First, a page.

We are, of course, biased on this subject. We believe that we have the best aviation smoke oil on the market. It's called "Super*Dri Aviation Smoke Oil" and was developed after much experimentation and many failures with other concoctions, including blends of kerosene, diesel oil, form oil, various thinners and reducers, and even --- perish the thought --- gasoline! It's used by both full scale and R/C fliers. And it's very effective. It is clear, non-volatile, will not attack foam and does not contain reducers. We'll ship anywhere, and we have an international following. "Super*Dri Aviation Smoke Oil" gives you the billows of white, intense, and persistent smoke to best show off your equipment and performance. I'll also tell you that colored smoke for our engines is not possible. When you see colored smoke from the full scale birds, it's likely from a flare of some type, or an injection of certain metal powders into the engine exhaust. Beware of those who attempt to sell you color smoke. The dye in the oil may damage your plane or your skin but you'll still get only white smoke.


We spoke earlier of a company which has developed a good smoke system for glow engines. American Model Products, Inc. of Baxley, GA, offered complete setups for 2-cycle and 4-cycle glow engines. Note the past tense. AMP is no longer in business. You can see the AMP system and its effective operation on glow engines on the Smoke On video tape referenced in this article. AMP's advantage was their "Pre-Heater, where the smoke oil is heated prior to its injection into the muffler. You might be able to find an AMP system on the used market or might craft your own equivalent. Other manufacturers are on the market with smoke mufflers and heater coils for glow engines. We've not seen these in operation and cannot endorse their operation.


Now we'll talk you through a typical flying session so you'll better understand what and how it all happens and the impact. Among my best flyers are a G-62 powered Lanier RC Stinger, and a 3W70B-2 powered Pirate Models Extra 300. Both carry 32 oz. of fuel and 32 oz. of smoke oil, and use a smoke system just as already described. After assembling the bird, we fill both tanks. Since I have a habit of always leaving my smoke valve "off at the end of each flight, filling the smoke tank proceeds without problem. Before takeoff we walk the flight line to identify and talk to any other fliers on my frequency. When we get the frequency pin we perform a full ground check of all systems. Starting a good gas engine is a piece of cake. With or without spring starters, after confirming that the engine kill switch is on, I engage the choke, go to full throttle and full throttle trim, and crank the engine. With the choke fully on, the engine will not run, but it will fire. Once it fires, I go to low throttle with the choke off. One more crank usually gets it running. There's seldom any need to "tweak" the carb needles, either. Gas engines are much like your lawn mower and snow blower --- just set 'em and forget 'em.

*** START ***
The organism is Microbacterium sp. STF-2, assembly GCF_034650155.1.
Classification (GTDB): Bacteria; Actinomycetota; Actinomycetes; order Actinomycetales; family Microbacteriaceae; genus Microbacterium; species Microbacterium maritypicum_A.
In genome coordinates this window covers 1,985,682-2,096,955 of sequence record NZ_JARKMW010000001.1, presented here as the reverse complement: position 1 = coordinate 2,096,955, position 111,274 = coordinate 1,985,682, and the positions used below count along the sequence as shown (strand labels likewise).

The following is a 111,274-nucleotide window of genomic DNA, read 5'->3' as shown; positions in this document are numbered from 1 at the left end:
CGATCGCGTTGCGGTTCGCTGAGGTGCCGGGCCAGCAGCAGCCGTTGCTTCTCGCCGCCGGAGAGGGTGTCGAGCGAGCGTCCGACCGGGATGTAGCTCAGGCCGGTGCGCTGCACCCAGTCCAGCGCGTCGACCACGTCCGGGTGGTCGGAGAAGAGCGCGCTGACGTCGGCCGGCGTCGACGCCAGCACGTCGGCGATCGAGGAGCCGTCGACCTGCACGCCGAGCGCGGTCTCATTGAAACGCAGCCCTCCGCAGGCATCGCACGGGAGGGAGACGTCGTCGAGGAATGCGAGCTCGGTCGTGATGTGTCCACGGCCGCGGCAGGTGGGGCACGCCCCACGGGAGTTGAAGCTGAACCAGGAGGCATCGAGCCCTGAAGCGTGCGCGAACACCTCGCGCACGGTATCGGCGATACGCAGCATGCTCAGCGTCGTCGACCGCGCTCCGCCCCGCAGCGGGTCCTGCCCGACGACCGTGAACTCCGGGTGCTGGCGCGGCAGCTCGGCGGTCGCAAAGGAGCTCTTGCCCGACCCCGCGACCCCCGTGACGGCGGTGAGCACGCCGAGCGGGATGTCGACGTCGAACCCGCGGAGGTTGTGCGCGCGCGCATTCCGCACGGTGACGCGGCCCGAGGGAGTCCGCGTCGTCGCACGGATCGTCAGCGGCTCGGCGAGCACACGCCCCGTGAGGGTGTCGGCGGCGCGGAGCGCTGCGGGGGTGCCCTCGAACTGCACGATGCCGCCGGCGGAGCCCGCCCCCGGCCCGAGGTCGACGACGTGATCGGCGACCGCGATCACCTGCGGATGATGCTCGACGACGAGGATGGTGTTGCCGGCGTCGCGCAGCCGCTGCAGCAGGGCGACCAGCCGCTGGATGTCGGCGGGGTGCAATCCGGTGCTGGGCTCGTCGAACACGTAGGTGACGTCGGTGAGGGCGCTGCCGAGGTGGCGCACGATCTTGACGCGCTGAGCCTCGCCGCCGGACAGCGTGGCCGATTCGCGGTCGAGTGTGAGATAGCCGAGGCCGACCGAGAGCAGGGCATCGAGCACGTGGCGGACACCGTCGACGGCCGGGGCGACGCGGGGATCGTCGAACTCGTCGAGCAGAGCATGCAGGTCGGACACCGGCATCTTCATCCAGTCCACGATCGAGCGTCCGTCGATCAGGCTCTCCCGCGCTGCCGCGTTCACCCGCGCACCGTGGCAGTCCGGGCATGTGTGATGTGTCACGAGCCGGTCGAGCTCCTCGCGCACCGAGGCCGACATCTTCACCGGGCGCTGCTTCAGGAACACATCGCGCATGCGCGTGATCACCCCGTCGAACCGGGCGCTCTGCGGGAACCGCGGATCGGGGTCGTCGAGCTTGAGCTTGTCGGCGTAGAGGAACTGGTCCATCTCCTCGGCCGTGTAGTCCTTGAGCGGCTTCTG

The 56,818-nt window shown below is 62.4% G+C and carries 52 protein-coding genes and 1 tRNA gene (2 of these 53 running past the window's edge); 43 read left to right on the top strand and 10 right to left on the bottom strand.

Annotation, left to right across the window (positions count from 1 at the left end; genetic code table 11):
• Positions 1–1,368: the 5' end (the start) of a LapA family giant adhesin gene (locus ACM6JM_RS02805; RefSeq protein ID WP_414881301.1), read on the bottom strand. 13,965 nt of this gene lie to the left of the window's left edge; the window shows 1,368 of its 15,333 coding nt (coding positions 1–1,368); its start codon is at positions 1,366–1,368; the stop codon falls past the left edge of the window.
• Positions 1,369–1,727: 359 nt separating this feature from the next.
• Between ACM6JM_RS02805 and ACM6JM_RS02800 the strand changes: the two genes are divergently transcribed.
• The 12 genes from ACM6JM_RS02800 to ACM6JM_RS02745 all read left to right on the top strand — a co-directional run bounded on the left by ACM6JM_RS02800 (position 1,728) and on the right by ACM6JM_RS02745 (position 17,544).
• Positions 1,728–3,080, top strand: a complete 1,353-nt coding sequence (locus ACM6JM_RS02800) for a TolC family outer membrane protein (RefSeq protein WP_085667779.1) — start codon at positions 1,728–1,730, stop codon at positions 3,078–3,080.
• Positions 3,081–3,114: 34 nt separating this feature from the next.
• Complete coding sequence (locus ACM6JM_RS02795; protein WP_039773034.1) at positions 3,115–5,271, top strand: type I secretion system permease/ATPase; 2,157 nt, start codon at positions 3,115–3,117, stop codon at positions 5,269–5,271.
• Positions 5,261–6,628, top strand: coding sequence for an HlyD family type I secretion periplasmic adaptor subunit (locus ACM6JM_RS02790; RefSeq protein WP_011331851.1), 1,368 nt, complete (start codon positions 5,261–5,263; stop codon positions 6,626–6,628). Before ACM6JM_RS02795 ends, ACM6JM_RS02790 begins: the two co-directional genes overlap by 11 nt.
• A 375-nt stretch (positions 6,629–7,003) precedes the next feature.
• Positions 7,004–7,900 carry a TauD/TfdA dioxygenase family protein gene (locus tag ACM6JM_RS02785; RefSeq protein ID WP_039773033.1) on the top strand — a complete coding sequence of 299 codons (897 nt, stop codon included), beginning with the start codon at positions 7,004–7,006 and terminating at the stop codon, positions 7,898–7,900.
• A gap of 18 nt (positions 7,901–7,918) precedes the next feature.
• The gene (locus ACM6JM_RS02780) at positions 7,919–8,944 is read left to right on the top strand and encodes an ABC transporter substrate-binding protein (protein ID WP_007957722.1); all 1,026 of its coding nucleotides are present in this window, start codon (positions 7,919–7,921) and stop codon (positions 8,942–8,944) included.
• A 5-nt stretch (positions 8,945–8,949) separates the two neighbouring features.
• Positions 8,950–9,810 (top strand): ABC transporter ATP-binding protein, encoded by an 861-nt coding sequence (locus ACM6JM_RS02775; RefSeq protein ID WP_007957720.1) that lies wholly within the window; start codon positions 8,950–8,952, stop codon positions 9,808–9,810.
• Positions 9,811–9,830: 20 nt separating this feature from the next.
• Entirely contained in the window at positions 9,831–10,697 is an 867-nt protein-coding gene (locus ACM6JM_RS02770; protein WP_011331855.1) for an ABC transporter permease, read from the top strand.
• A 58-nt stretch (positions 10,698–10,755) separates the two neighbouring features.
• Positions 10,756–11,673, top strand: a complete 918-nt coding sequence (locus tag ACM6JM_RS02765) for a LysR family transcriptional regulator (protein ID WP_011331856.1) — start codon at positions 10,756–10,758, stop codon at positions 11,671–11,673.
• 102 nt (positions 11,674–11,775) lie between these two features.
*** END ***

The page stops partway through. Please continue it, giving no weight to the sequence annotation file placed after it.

I check for takeoff clearance, taxi onto the runway, and begin my takeoff roll. With full throttle applied, I quickly turn the smoke system on (I normally use the retract channel switch). As smoke begins to billow out, I pull back on the elevator stick and go straight up! A column of smoke led by a rapidly departing airplane is quite an impressive sight to behold! And then there are the aerobatics. On calm days, against a clear blue sky, the smoke is just awesome! Rolls, loops, Lomcevaks, spins, snaps ..., all look better with your super smoke system on. The smoking tail slide gives you a real adrenalin rush! If the wind cooperates, and you've got it down just right, for several seconds you won't even see your plane! You can hear the engine ..., the whole sky seems to stir ..., the smoke cloud boils violently ..., but you can't see the airplane! Then it's there ..., dropping tail first ... smokin' up a storm! Then, just as you're sure your heart will fail from the excitement, the plane's nose drops and you begin the recovery. DYNOMIIIIIITE ! You try it again, and again, and again, and... Soon you'll discover that smoke-on touch'n gos are neat, too. Eight to ten minutes into the flight the smoke tank is exhausted and it's time to land and let the next guy have the frequency clip. It's also time to enjoy the comments and questions from the spectators and other fliers.


To learn more about smoke systems and to have your questions answered, look for the VHS video called, "Smoke On". Produced by Gulf Stream Video in 1994 and distributed by Goldberg Models, copies of it are likely to be found in hobby shops and libraries.

This wonderful hobby just gets better and better as you experiment with new and exciting aspects of it. Smoking is one of the best! Happy Flying, and Super*Dri Smokin'